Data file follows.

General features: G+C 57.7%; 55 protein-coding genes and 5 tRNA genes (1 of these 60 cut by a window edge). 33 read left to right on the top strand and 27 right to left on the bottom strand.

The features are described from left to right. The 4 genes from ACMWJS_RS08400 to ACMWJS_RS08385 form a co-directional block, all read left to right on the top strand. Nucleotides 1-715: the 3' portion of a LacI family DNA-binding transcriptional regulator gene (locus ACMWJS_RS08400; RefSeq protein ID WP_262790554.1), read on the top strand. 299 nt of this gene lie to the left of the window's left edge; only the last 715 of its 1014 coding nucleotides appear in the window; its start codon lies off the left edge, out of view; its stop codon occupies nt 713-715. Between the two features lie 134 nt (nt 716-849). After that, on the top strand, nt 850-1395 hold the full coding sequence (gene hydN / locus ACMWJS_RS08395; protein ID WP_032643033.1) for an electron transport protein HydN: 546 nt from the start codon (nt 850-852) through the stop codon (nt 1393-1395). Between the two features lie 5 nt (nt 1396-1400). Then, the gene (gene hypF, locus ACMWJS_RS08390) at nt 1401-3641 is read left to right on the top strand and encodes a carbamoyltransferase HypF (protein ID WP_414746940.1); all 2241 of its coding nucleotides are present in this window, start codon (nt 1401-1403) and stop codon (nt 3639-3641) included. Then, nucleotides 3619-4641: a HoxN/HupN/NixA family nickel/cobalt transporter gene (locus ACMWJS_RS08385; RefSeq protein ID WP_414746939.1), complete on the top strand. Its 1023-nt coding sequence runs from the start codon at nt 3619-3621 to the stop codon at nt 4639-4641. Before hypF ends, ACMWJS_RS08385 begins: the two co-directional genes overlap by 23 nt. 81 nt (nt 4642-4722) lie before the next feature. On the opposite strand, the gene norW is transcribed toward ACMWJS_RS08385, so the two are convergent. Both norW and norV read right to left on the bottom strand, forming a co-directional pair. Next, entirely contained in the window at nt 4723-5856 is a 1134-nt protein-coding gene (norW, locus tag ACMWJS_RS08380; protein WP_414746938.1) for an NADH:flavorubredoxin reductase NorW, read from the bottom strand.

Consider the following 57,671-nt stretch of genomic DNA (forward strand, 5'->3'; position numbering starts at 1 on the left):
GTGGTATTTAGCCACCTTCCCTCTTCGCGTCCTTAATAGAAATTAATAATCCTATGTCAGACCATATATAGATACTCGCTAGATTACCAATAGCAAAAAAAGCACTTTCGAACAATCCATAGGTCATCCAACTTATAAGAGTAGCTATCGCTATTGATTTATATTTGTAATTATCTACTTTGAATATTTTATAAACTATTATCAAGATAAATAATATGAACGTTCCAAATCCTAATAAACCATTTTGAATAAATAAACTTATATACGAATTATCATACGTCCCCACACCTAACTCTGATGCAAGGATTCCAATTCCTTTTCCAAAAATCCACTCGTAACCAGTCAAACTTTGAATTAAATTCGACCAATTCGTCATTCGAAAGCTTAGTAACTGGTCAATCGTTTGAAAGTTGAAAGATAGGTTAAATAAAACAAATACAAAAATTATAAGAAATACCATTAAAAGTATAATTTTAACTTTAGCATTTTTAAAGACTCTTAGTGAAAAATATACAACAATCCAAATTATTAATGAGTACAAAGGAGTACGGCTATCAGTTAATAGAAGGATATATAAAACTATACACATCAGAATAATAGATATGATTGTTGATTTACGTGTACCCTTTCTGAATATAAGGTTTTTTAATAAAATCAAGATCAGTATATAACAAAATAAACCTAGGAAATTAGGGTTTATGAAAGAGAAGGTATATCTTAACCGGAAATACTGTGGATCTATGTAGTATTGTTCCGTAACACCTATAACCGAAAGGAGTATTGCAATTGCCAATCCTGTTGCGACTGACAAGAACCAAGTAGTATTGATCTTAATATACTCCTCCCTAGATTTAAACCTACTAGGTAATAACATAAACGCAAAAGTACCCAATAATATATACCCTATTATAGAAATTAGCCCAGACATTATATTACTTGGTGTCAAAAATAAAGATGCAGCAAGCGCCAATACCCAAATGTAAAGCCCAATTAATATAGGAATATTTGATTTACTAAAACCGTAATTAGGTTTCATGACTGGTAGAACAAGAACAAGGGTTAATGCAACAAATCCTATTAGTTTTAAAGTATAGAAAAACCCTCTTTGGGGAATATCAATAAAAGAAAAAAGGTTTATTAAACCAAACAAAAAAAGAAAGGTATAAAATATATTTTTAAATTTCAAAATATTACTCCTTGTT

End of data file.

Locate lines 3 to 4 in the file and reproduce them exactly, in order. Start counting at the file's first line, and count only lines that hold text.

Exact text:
Consider the following 57,671-nt stretch of genomic DNA (forward strand, 5'->3'; position numbering starts at 1 on the left):
GTGGTATTTAGCCACCTTCCCTCTTCGCGTCCTTAATAGAAATTAATAATCCTATGTCAGACCATATATAGATACTCGCTAGATTACCAATAGCAAAAAAAGCACTTTCGAACAATCCATAGGTCATCCAACTTATAAGAGTAGCTATCGCTATTGATTTATATTTGTAATTATCTACTTTGAATATTTTATAAACTATTATCAAGATAAATAATATGAACGTTCCAAATCCTAATAAACCATTTTGAATAAATAAACTTATATACGAATTATCATACGTCCCCACACCTAACTCTGATGCAAGGATTCCAATTCCTTTTCCAAAAATCCACTCGTAACCAGTCAAACTTTGAATTAAATTCGACCAATTCGTCATTCGAAAGCTTAGTAACTGGTCAATCGTTTGAAAGTTGAAAGATAGGTTAAATAAAACAAATACAAAAATTATAAGAAATACCATTAAAAGTATAATTTTAACTTTAGCATTTTTAAAGACTCTTAGTGAAAAATATACAACAATCCAAATTATTAATGAGTACAAAGGAGTACGGCTATCAGTTAATAGAAGGATATATAAAACTATACACATCAGAATAATAGATATGATTGTTGATTTACGTGTACCCTTTCTGAATATAAGGTTTTTTAATAAAATCAAGATCAGTATATAACAAAATAAACCTAGGAAATTAGGGTTTATGAAAGAGAAGGTATATCTTAACCGGAAATACTGTGGATCTATGTAGTATTGTTCCGTAACACCTATAACCGAAAGGAGTATTGCAATTGCCAATCCTGTTGCGACTGACAAGAACCAAGTAGTATTGATCTTAATATACTCCTCCCTAGATTTAAACCTACTAGGTAATAACATAAACGCAAAAGTACCCAATAATATATACCCTATTATAGAAATTAGCCCAGACATTATATTACTTGGTGTCAAAAATAAAGATGCAGCAAGCGCCAATACCCAAATGTAAAGCCCAATTAATATAGGAATATTTGATTTACTAAAACCGTAATTAGGTTTCATGACTGGTAGAACAAGAACAAGGGTTAATGCAACAAATCCTATTAGTTTTAAAGTATAGAAAAACCCTCTTTGGGGAATATCAATAAAAGAAAAAAGGTTTATTAAACCAAACAAAAAAAGAAAGGTATAAAATATATTTTTAAATTTCAAAATATTACTCCTTGTT